“Creating their own brands separate of their party’s brand was imperative and detached them from the suburban blue wave,” Honold said. “That’s not something you can simply do during campaign time.”

Part of that effort includes earning media attention for bipartisan accomplishments. 

“Those headlines become the building block for campaign mailers, digital and TV ads,” he said.

Republicans touted Valadao, Katko and Fitzpatrick as examples of lawmakers who fostered that reputation.

Clinton carried Valadao’s Central Valley district in California by the largest margin: 15 points. She took Katko’s central New York District, which includes Syracuse by 3 points. Had the new boundaries for Fitzpatrick’s district in the Philadelphia suburbs been in place in 2016, Clinton would have carried it by 2 points.

Clinton’s margin made these Republicans natural Democratic targets. So the lawmakers continued to stress their work on local issues.

Valadao is known for focusing on access and regulations. He’s currently leading businessman TJ Cox by 2 points, although the AP projected on election night that Valadao would win.

Katko, a former prosecutor, highlighted his work combating the opioid epidemic. One television spot featured a Democratic woman whose son died of an overdose voicing her support for the GOP congressman. Katko defeated Dana Balter, a visiting professor, by 6 points.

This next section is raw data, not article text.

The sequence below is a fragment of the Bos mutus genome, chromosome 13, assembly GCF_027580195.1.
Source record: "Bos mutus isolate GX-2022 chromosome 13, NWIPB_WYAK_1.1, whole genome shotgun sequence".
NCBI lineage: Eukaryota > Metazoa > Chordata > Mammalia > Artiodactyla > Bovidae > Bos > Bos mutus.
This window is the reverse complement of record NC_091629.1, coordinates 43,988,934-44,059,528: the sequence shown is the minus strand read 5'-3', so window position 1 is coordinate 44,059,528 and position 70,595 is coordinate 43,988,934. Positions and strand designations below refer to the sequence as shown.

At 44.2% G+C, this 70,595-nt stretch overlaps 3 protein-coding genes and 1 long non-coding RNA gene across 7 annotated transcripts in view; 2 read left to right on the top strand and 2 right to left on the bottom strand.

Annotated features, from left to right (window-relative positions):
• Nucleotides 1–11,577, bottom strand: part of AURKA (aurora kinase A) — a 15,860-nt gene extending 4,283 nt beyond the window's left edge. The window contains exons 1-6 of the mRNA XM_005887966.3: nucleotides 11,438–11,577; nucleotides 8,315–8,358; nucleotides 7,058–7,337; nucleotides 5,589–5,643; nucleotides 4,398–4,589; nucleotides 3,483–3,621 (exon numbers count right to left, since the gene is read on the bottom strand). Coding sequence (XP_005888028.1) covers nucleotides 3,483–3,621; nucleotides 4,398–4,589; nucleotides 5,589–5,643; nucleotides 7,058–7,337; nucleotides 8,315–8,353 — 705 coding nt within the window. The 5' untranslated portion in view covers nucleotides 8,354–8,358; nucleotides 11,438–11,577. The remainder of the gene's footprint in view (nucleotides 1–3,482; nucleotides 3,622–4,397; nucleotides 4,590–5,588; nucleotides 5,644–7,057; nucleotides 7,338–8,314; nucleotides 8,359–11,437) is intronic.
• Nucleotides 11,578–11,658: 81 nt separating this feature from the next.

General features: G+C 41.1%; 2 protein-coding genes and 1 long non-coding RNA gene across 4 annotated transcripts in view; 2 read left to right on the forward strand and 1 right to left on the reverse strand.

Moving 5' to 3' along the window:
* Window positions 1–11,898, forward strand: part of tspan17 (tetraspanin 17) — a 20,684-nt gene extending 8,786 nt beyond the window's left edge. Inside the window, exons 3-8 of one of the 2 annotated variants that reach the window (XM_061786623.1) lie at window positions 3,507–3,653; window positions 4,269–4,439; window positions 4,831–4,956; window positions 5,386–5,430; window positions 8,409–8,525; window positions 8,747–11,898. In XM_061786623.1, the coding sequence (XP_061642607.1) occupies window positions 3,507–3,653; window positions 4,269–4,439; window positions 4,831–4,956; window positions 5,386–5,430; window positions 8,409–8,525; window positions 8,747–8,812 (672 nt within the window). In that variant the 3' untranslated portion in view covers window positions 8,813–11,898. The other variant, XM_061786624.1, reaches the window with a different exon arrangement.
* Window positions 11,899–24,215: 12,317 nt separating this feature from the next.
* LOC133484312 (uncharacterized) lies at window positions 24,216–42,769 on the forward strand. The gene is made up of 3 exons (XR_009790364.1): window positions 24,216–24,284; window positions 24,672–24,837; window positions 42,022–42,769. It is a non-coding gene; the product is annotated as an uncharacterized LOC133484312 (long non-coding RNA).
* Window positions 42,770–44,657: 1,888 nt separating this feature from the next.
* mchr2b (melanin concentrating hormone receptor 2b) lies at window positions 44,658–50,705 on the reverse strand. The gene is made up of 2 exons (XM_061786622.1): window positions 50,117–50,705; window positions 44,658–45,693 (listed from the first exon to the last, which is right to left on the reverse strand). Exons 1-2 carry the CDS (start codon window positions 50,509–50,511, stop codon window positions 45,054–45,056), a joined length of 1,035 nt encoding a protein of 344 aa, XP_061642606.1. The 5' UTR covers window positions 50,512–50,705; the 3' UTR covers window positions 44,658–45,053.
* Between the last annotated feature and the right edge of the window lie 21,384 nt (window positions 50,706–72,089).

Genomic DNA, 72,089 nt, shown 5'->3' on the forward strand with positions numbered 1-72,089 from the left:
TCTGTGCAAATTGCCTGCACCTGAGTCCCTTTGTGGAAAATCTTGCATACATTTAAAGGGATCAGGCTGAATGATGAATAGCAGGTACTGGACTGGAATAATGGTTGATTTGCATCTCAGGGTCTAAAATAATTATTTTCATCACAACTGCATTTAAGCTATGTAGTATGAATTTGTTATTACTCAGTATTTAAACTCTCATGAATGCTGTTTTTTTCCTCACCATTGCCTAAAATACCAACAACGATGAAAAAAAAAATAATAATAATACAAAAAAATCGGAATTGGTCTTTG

Fitzpatrick, whose brother previously held the seat, also focused on opioids. He said Wednesday that his willingness to work with Democrats helped him defeat wealthy Democrat Scott Wallace by 3 points.

“It’s hard to say,” Fitzpatrick said when asked why he survived when so many of his colleagues in suburban districts lost. “We worked really hard, and we stood true to our belief in bipartisanship and the Problem Solvers [Caucus].”

These lawmakers did have mixed records when it came to supporting their party and the president’s priorities. Fitzpatrick and Katko voted against the GOP bill to repeal much of the 2010 health care law. All three supported the Republican tax overhaul.

Fitzpatrick supported his party’s priorities 75 percent of the time and Trump’s priorities 85 percent of the time this Congress, according to CQ Vote Watch. Katko had a party unity score of 85 percent and a presidential support score of 89 percent. Valadao had higher scores, backing his party’s priorities 92 percent of the time and Trump’s priorities 100 percent of the time.

On the attack